Guest post by Brian Halweil, Editor, Edible East End. The views expressed here are solely those of the author and do not reflect the views of Food+Tech Connect.
Recently, while helping a friend prepare for an ocean-side clam bake, I had the chance to test drive (park) some 2015 cars tricked out with the latest sensors to make us drive better. On the dashboard of one was a “mileage meter”: a digital readout of how miles per gallon were trending based on how I tickled the gas and brakes. Stretching from red at one end to green at the other, this digital bar was a constant, responsive reminder of whether I was driving to maximize fuel use. An efficient driver would consistently dwell in the green. And it made me strive to do just that.
What would it look like for diners, and those who feed diners, to dwell in the green? In her recent Hack Dining post, Joanne Wilson describes the tools — from Mouth to KitchenSurfing — that individuals are using. But what’s the equivalent for dining at scale — in hospital cafeterias, catering halls, rock concerts and music festivals, school lunch rooms and fast food chains? According to USDA data, the foodservice industry accounts for roughly half of the $1.24 trillion we spend on food. So focusing on these big volume establishments is arguably our best leverage point.
Some players in this space have made mission-focused decisions to tweak what they source and serve. Industry leader Bon Appetit Management Company has blazed a path here, seeking out domestically raised farmed fish, giving its chefs constant food miles challenges and hiring a head of food waste reduction. Fast casual chains like Chipotle and Sweetgreen prioritize regional sourcing, and have even helped their farmers invest and expand. The Live Aid series announced last year it would favor locally-grown veggies and hormone-free meats in its heavily trafficked concessions.
But what about for the firms that have yet to make any moves in this direction? Evidence from the food and brand lab at Cornell University shows that consumers will rarely make a good decision when there are bad food choices in front of them. (Give them a wider straw and they will mindlessly drink more soda.) Let’s assume that foodservice providers suffer from the same psychology. Then we must give them the hospitech tools to rank their real-time decisions, to share the results with their colleagues and customers, and to get rewarded (or punished) for the outcome. Think back to that miles-per-gallon spectrum on the dashboard. Here are three areas to consider hacking.
1. Improve sourcing databases. Mouth can point us towards the best small-batch pickles, but what about the sandwich chain looking for great gherkins at scale? B2B engines like Sourcery and Buyer’s Best Friend offer a good start. FarmersWeb is the future, offering much more richness when it comes to buying direct from farmers. Consumers browsing a seafood counter have an assortment of seafood watch cards, from Monterey Bay Aquarium to Blue Ocean Institute, most now in app form. And the seafood-sourcing chef can turn to Fish Choice. But there is still plenty of room to build out these databases for products with a big ecological footprint like meat and seafood.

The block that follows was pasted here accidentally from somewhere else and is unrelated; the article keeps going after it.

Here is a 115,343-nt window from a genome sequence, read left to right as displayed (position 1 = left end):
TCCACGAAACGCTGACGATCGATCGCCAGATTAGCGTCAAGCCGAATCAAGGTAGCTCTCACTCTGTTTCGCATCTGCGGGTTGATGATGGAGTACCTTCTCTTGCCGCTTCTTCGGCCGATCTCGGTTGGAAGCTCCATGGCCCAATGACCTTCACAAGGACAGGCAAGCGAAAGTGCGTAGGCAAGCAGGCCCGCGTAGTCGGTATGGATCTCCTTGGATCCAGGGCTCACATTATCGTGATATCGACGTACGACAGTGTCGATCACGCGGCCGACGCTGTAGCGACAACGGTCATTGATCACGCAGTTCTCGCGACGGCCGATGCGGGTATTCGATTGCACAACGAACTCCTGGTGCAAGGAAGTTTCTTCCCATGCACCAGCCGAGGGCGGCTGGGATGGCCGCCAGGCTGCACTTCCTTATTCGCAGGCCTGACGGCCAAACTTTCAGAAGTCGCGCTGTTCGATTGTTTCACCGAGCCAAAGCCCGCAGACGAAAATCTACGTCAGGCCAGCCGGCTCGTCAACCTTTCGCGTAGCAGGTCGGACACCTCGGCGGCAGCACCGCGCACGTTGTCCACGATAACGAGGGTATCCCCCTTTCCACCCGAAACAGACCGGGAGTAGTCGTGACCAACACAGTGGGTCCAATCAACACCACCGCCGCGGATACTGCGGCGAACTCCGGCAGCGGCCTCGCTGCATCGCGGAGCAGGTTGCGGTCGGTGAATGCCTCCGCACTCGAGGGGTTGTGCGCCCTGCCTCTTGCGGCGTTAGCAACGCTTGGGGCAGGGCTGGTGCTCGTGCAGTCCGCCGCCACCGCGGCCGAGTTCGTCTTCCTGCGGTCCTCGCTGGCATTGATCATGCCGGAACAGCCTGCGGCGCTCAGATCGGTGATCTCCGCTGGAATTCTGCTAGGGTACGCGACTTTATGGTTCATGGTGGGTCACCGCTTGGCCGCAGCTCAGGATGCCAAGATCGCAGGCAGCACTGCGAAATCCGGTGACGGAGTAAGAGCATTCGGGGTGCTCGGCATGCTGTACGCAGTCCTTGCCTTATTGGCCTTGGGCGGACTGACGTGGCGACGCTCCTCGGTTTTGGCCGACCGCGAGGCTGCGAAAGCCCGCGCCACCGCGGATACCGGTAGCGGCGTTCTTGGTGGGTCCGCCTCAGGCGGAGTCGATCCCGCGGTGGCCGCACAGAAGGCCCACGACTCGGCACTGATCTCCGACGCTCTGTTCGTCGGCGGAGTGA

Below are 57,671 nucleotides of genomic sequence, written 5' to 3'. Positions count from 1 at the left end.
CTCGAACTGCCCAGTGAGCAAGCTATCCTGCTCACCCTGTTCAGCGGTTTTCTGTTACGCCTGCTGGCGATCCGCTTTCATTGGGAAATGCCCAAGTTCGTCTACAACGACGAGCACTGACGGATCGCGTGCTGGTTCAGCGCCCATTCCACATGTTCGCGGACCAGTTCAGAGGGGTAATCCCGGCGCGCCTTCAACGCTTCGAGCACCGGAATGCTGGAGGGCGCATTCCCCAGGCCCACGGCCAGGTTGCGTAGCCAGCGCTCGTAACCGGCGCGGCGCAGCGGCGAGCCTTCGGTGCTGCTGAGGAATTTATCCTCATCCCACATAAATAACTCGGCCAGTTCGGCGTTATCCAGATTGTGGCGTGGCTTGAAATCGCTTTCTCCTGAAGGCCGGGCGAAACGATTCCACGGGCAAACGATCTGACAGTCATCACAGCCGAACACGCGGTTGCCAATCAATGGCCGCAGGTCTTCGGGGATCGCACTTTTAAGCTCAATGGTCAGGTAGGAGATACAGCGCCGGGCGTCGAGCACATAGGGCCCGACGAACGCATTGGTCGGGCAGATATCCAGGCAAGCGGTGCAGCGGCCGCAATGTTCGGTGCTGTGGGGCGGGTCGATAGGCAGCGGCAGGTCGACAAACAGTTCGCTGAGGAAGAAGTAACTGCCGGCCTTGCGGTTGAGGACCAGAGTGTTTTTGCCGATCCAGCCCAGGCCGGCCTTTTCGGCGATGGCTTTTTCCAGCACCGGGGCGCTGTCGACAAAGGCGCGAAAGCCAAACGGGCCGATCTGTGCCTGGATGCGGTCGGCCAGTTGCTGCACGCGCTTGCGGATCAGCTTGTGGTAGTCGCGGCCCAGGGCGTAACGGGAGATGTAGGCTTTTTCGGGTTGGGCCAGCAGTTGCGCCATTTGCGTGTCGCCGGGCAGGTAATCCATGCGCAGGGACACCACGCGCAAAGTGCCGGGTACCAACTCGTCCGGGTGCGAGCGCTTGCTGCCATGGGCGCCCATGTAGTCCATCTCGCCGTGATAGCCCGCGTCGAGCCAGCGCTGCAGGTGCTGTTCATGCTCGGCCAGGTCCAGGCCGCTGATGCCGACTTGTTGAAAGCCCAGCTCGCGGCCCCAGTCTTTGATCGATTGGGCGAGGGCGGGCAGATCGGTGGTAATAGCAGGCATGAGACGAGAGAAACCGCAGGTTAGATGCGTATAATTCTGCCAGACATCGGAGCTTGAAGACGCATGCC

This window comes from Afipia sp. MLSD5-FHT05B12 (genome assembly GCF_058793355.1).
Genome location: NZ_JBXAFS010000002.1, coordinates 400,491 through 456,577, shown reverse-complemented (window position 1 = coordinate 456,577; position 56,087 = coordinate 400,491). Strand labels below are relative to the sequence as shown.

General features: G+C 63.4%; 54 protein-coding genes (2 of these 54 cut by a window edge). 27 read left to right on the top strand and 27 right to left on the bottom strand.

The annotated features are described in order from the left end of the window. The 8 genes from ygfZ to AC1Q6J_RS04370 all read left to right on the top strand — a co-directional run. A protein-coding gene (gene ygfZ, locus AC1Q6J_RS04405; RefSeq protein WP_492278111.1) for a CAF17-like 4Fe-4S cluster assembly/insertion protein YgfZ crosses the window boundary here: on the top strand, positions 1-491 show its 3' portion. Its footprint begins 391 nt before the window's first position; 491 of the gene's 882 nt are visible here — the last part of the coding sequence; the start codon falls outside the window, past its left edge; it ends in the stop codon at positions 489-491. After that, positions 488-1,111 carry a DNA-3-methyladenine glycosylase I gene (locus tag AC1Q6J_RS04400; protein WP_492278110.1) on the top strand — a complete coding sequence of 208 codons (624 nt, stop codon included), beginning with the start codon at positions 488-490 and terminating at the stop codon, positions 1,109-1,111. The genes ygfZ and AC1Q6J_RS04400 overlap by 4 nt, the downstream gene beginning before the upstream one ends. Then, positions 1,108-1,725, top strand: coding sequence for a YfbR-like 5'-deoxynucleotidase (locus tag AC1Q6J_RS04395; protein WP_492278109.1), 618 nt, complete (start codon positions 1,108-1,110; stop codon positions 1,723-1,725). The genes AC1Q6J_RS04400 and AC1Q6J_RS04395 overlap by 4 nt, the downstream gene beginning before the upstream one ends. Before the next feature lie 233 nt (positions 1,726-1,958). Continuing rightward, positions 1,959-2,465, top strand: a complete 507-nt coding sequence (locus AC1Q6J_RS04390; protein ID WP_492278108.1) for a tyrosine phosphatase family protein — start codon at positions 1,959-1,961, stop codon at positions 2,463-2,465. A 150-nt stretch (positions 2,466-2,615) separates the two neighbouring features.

2. Improve sourcing dashboards. Even with good databases, we can do more to encourage good choices. Most large foodservice companies use custom ordering interfaces to source their products. These interfaces are really good at tracking costs and tieing quantities ordered to specific recipes. But they currently give the chef little guidance or data as it applies to origin, ecological impact or nutritional value. There is tremendous missed opportunity here to integrate the functionality of consumer-facing sites like HowGood and Fooducate. Look at the dashboard tools that publishers likeHuffPo or Vox Media use to optimize SEO and sharability, guiding the editor with a real-time score. We use Yoast on our own sites, and don’t publish a piece until we’ve achieved a high Yoast score (denoted by a green color). Could foodservice sourcing dashboards be structured in a Yoast-like way so chef knows if they are hitting their sustainability goals?
3. Reward the chefs by rewarding the eaters. Once this data is available to the chef, why not take it one step further and share it with their customers, just as they share the names of farms they buy from or the calorie count of a bowl of soup? Customers will step up to the counter and see a spectrum of options from green to red. I suspect many will tend towards the green, which will further reinforce the shift on the chefs side, raising the collective bar in a virtuous cycle. Consumers might even be rewarded at checkout with with badges in a FourSquare-like way, with monthly incentives or credits. It will give them all the more reason to keep eating this way.
Hacking Dining is online conversation exploring how we might use technology and design to hack a better future for dining. Join the conversation between June 2-30, and share your ideas in the comments, on Twitter using #hackdining, Facebook, LinkedIn or Tumblr.
Brian Halweil is the editor of Edible East End and co-publisher of Edible Brooklyn, Edible Long Island and Edible Manhattan magazines. He is the author of the first book on the local food movement in America, Eat Here: Homegrown Pleasures in a Global Supermarket. He lives in Sag Harbor, New York, where he and his family keep a home garden and orchard, and raise oysters and heritage ducks. Follow him on on Twitter, Instagram and Google+.